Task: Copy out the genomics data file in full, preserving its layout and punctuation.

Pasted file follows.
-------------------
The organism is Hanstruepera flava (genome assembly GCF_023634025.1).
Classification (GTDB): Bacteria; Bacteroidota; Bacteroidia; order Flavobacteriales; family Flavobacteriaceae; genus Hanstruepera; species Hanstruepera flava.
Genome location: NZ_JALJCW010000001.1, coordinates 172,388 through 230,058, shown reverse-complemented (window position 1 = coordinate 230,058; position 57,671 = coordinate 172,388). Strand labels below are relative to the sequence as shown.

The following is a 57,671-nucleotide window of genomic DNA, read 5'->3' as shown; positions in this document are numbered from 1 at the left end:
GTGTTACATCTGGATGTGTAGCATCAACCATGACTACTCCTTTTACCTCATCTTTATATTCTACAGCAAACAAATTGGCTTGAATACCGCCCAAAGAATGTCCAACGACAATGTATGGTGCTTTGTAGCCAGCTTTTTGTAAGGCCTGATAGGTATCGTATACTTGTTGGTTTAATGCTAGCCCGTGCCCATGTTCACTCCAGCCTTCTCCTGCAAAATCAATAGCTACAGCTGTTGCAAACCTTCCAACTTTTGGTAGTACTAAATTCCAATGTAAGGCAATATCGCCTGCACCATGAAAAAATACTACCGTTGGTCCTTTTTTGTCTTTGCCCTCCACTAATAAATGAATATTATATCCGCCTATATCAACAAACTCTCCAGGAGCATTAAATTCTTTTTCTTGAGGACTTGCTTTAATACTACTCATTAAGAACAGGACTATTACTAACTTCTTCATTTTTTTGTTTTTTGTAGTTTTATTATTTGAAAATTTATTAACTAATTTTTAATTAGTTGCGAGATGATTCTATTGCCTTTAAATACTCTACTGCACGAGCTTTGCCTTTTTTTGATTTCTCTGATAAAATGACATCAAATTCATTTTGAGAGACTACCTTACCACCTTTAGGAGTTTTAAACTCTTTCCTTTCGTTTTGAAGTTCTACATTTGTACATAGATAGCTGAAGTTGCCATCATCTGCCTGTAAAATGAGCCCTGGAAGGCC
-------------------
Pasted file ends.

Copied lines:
The organism is Hanstruepera flava (genome assembly GCF_023634025.1).
Classification (GTDB): Bacteria; Bacteroidota; Bacteroidia; order Flavobacteriales; family Flavobacteriaceae; genus Hanstruepera; species Hanstruepera flava.
Genome location: NZ_JALJCW010000001.1, coordinates 172,388 through 230,058, shown reverse-complemented (window position 1 = coordinate 230,058; position 57,671 = coordinate 172,388). Strand labels below are relative to the sequence as shown.

The following is a 57,671-nucleotide window of genomic DNA, read 5'->3' as shown; positions in this document are numbered from 1 at the left end:
GTGTTACATCTGGATGTGTAGCATCAACCATGACTACTCCTTTTACCTCATCTTTATATTCTACAGCAAACAAATTGGCTTGAATACCGCCCAAAGAATGTCCAACGACAATGTATGGTGCTTTGTAGCCAGCTTTTTGTAAGGCCTGATAGGTATCGTATACTTGTTGGTTTAATGCTAGCCCGTGCCCATGTTCACTCCAGCCTTCTCCTGCAAAATCAATAGCTACAGCTGTTGCAAACCTTCCAACTTTTGGTAGTACTAAATTCCAATGTAAGGCAATATCGCCTGCACCATGAAAAAATACTACCGTTGGTCCTTTTTTGTCTTTGCCCTCCACTAATAAATGAATATTATATCCGCCTATATCAACAAACTCTCCAGGAGCATTAAATTCTTTTTCTTGAGGACTTGCTTTAATACTACTCATTAAGAACAGGACTATTACTAACTTCTTCATTTTTTTGTTTTTTGTAGTTTTATTATTTGAAAATTTATTAACTAATTTTTAATTAGTTGCGAGATGATTCTATTGCCTTTAAATACTCTACTGCACGAGCTTTGCCTTTTTTTGATTTCTCTGATAAAATGACATCAAATTCATTTTGAGAGACTACCTTACCACCTTTAGGAGTTTTAAACTCTTTCCTTTCGTTTTGAAGTTCTACATTTGTACATAGATAGCTGAAGTTGCCATCATCTGCCTGTAAAATGAGCCCTGGAAGGCC